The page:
Morgan County Schools wired up for 21st century learning
Part 2: Technology gives teachers new way to reach students.
Wendy Johnson recently helped set up Greenwood School's new computer lab with 28 work stations equipped with updated hardware and Windows XP operating systems.
Johnson lugged the old computers into the hall, wrestled the new tables into place before getting to the electronic end of things.
That's all part of her job as the school's Technology Specialist, she explained, as some of her fourth and fifth grade students tapped keyboards in front of shiny black monitors alive with color and action.
For the kids, the newer computers mean they can use learning programs like Poptropica, which are rich in graphics. On some of the old machines, that popular interactive game overloaded the memory and refused to run.
Poptropica is just one of many programs Morgan County teachers use to reinforce lessons they teach in their classrooms every day.
The Greenwood students also log on to A+ flash cards, Cool Math for Kids and Odyssey – all sites filtered through West Virginia's Department of Education computer network.
In addition to practicing math skills, or reviewing basic health facts, activities in the computer lab teach students how to operate the machines, how to navigate the internet, and utilize their typing and spelling skills.
A second-year teacher, Johnson often leads students to a website in step-by-step instructions. By the time they're making an animated figure jump over math sums, they've gotten lessons in reading, sequencing, spelling and typing.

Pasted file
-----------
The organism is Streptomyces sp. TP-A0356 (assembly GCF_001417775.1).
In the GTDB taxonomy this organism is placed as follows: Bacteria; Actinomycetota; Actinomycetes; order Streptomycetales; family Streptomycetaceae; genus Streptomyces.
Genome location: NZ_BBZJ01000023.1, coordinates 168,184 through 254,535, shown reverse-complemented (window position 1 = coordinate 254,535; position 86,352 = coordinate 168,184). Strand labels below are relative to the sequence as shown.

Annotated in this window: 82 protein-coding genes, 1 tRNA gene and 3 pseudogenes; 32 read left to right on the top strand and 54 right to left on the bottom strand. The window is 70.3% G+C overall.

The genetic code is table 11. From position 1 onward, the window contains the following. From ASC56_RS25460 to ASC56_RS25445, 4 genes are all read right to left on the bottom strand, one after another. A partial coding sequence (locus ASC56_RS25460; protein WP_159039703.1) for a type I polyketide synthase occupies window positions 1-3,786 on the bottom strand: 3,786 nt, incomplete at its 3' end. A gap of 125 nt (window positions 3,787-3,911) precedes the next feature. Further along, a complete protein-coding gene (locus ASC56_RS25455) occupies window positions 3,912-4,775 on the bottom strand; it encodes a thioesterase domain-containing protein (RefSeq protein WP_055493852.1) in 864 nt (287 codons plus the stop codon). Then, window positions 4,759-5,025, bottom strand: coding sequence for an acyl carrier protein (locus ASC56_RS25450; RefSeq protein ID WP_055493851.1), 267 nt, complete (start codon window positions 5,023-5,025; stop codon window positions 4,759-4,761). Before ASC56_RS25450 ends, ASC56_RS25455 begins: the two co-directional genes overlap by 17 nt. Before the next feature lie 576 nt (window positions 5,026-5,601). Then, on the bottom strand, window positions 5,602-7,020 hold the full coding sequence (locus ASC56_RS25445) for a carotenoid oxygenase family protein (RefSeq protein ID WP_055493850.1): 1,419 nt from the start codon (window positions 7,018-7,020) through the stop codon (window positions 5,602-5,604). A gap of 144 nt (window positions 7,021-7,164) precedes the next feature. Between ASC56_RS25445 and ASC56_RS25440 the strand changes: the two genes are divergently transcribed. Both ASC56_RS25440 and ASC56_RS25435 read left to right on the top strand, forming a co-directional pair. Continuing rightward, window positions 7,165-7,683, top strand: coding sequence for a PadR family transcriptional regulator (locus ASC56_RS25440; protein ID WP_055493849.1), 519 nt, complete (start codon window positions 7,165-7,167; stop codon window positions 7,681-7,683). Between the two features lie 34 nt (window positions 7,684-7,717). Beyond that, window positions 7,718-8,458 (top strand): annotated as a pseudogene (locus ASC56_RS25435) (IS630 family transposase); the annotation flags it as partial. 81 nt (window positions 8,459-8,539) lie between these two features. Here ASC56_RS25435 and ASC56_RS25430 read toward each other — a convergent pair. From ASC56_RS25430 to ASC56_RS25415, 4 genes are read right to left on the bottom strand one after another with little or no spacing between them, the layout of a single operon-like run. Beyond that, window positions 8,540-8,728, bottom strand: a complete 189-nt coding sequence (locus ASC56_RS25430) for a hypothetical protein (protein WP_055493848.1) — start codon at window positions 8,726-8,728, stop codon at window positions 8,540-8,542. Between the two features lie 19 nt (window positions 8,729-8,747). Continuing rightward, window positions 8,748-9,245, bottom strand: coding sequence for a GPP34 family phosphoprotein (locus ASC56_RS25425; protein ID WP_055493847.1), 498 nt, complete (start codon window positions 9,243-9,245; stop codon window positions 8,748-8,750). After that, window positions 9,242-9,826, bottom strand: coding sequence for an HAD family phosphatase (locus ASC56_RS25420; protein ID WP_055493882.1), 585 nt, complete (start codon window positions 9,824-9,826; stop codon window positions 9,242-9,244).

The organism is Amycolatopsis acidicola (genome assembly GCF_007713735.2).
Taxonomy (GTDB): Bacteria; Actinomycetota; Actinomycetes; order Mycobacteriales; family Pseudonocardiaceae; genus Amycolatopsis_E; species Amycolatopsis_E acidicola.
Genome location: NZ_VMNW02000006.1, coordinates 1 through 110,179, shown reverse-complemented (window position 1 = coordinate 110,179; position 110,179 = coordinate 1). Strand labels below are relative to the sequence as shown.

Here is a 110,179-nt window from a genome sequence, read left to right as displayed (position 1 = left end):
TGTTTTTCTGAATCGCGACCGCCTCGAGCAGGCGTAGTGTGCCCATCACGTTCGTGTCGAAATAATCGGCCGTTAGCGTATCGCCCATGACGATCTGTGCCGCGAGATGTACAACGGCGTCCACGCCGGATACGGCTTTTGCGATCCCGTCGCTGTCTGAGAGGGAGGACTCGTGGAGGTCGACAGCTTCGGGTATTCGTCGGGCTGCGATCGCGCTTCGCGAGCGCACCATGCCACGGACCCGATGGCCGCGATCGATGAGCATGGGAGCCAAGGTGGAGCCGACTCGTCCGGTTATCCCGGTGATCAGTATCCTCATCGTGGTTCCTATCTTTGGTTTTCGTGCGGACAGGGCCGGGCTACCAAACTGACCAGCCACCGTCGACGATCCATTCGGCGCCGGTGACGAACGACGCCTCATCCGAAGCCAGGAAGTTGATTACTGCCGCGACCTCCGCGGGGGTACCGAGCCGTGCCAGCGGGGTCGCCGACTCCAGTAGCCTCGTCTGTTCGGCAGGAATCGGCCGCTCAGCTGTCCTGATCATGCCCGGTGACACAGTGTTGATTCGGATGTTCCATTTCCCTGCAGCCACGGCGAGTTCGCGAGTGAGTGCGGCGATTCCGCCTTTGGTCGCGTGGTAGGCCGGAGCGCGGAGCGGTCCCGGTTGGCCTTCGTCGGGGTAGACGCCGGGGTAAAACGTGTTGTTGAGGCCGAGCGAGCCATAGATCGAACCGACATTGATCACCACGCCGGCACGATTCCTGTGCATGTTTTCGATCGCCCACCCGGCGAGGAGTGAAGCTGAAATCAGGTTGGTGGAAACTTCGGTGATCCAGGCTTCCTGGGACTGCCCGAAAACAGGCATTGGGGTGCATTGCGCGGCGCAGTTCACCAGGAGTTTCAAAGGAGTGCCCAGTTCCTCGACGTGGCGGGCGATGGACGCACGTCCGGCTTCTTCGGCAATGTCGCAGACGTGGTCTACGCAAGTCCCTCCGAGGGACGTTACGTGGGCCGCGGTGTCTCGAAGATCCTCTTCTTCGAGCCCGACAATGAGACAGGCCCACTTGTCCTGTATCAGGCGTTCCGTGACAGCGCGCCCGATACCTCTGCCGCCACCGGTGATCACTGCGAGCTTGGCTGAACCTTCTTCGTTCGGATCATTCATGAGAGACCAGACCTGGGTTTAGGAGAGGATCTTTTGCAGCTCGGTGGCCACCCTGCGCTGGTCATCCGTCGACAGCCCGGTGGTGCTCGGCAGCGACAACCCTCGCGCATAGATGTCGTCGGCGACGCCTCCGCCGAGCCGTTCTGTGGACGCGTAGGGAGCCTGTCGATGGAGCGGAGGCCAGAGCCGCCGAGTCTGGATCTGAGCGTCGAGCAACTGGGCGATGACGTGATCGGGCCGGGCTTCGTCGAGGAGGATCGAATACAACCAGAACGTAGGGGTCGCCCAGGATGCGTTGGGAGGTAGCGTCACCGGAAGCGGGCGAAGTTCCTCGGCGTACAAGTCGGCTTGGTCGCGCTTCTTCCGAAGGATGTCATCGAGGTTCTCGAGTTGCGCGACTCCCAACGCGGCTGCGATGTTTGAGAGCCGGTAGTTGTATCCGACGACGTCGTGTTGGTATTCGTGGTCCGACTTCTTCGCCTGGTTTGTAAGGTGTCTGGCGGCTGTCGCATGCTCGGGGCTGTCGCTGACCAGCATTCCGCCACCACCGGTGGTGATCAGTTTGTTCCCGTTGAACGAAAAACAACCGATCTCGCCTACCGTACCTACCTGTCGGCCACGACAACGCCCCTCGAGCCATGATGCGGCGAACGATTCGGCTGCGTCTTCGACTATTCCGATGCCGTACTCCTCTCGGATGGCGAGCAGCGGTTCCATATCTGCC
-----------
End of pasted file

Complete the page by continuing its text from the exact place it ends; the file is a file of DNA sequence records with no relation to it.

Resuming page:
It's kind of sneaky learning. And the students know they like it.
The computer has a million things, but class has one thing at a time, said one of Johnson's fourth graders.
In their usual classroom, where the fourth and fifth grades are learning simultaneously, students sometimes have to wait during a lesson while Johnson gives attention to individual students. At the computer, the kids can set their own pace and work independently.
I think the technology allows for more one-on-one, Johnson said.
Tools like a Smartboard allow Johnson to give more attention to the 25 students in her split-grade classroom, she said. The board lets her project activities or websites from her laptop onto a screen.
Otherwise, they'd be working on worksheets, said Johnson.
The boards are so popular at schools across the county, teachers fight to get them for their classrooms.